|Photo: Many students who failed plan to lodge formal appeals|
The University of Sydney has rejected allegations it unreasonably failed hundreds of international students studying post-graduate business programs.
The University of Sydney's Business School Deputy Dean (Education), Professor John Shields, said the high number of fail grades came down to a change in the examination process. "This semester, in both of these units we have introduced, for the first time, what's called a mandatory final exam," he said. "A mandatory final exam means that a student cannot pass the unit unless they pass the exam."
Foreign students, many of them Chinese, made up the majority of students who failed. Second-year student Jinyuan Li, who failed the BUSS6000 unit, said the course was too subjective. "In the exam, all the questions were open-ended, but they had very limited marking criteria on their marking guide," he said.
Mr Li said the high failure rate was abnormal, particularly for the BUSS6000 course. He said 42 students failed the course, which was a significant increase on previous semesters. "For the BUSS5000, they say it's because their language skills are considered very poor," he said. "But they cannot apply the same reason to ... BUSS6000 students because we are at our last semester. We never fail other courses, but we failed this one."
English language support services could become mandatory
Professor Shields acknowledged some Chinese students struggled with the course. "We do have a large number of students coming to us from bachelor degrees undertaken elsewhere, including in mainland China, where the dominant mode of learning is what we would describe as passive learning rather than critical thinking and engaged learning," he said.
"What we've been seeking to do is transition students coming into our programs from that very different learning system or education values system to ... the critical thinking approach. I have to say, that's a work in progress."
Professor Shields said the university made services available to students who had difficulty with English. "We have put in place quite systematic and comprehensive additional support for students that we identify as being at risk," he said. "For example, in BUSS5000 we use a written communication diagnostic in the very first week of the students' enrolment in that unit".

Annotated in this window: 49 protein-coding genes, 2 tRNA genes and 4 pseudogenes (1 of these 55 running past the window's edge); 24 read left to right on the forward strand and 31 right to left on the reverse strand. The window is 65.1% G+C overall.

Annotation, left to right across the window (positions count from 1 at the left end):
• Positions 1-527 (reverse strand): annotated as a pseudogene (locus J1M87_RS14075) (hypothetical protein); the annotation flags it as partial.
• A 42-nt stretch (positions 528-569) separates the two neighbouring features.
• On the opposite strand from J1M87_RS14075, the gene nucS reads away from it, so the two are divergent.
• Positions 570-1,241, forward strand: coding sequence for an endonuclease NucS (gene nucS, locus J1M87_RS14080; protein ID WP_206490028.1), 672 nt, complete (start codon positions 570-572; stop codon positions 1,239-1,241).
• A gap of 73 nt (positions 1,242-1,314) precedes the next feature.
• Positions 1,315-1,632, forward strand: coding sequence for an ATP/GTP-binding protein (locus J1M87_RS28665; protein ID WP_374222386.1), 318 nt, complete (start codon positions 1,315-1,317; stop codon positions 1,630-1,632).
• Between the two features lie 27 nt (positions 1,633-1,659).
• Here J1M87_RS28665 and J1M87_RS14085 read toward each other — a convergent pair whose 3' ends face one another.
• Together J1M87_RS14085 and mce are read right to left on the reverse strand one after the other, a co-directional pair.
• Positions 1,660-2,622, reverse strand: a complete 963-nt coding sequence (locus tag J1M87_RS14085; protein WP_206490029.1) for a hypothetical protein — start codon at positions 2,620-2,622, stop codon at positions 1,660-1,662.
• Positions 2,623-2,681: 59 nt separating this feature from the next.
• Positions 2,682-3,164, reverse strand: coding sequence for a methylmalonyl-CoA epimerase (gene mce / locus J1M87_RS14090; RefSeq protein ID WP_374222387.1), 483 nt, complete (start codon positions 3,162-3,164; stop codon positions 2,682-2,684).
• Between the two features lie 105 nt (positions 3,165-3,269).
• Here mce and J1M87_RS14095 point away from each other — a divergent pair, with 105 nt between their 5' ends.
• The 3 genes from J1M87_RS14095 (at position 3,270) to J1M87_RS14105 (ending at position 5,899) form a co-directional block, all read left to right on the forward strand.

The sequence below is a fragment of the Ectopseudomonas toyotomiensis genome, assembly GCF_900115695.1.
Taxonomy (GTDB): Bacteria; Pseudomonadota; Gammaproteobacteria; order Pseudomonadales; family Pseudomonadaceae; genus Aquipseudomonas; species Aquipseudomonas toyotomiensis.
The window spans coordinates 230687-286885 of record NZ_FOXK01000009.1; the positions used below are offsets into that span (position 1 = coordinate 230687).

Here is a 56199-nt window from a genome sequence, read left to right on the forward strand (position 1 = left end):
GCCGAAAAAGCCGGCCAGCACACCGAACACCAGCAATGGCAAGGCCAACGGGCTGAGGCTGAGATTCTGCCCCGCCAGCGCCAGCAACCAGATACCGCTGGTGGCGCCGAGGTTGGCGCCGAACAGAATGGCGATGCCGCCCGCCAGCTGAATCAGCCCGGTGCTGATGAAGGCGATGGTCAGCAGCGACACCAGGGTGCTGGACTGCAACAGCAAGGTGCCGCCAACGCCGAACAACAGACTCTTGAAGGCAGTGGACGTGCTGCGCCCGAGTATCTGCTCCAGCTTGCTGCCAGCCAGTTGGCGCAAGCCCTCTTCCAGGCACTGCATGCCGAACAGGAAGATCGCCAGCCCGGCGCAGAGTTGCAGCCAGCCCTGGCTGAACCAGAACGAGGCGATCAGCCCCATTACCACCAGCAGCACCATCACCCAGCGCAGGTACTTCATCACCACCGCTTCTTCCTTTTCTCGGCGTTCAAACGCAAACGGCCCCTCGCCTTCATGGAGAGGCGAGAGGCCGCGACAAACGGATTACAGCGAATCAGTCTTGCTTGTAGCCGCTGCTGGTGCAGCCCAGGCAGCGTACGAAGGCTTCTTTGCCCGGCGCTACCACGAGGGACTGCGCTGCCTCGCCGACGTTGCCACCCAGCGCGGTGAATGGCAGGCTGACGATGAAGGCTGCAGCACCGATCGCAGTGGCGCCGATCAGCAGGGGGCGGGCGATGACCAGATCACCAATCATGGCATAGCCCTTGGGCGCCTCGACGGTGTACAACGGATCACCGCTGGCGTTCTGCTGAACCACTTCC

"We identify students who we believe have a level of written communication proficiency that's substandard. We make available to them a zero credit, zero fee, intensive unit to help them sharpen their comprehension and communication skills." He said the level of participation in those courses was "disappointing and we are moving towards making that support mandatory rather than voluntary".
Students consider formal appeals
Mr Li said many students sought informal appeals against their results, with most having the original fail grade upheld. Those students now plan to submit formal appeals. "We will not give up," he said.
"We will not make mistakes."
Mr Li accused the university of missing deadlines in issuing responses to informal appeals, making it difficult for students starting the new semester. "The new semester has begun for two weeks now and we don't know if we should enrol in this unit," he said. "We are starting to lose faith in the university."
Mr Li said the issue had been given media coverage in China, and it could lead to a reduction in Chinese students choosing to study in Australia.
Professor Shields said the appeals could take time because they needed to be conducted "carefully and judiciously". He said the university was focused on upholding academic integrity and ensuring procedural fairness for students, including those who passed the courses. "Well over 400 [passed], most of them mainland Chinese students."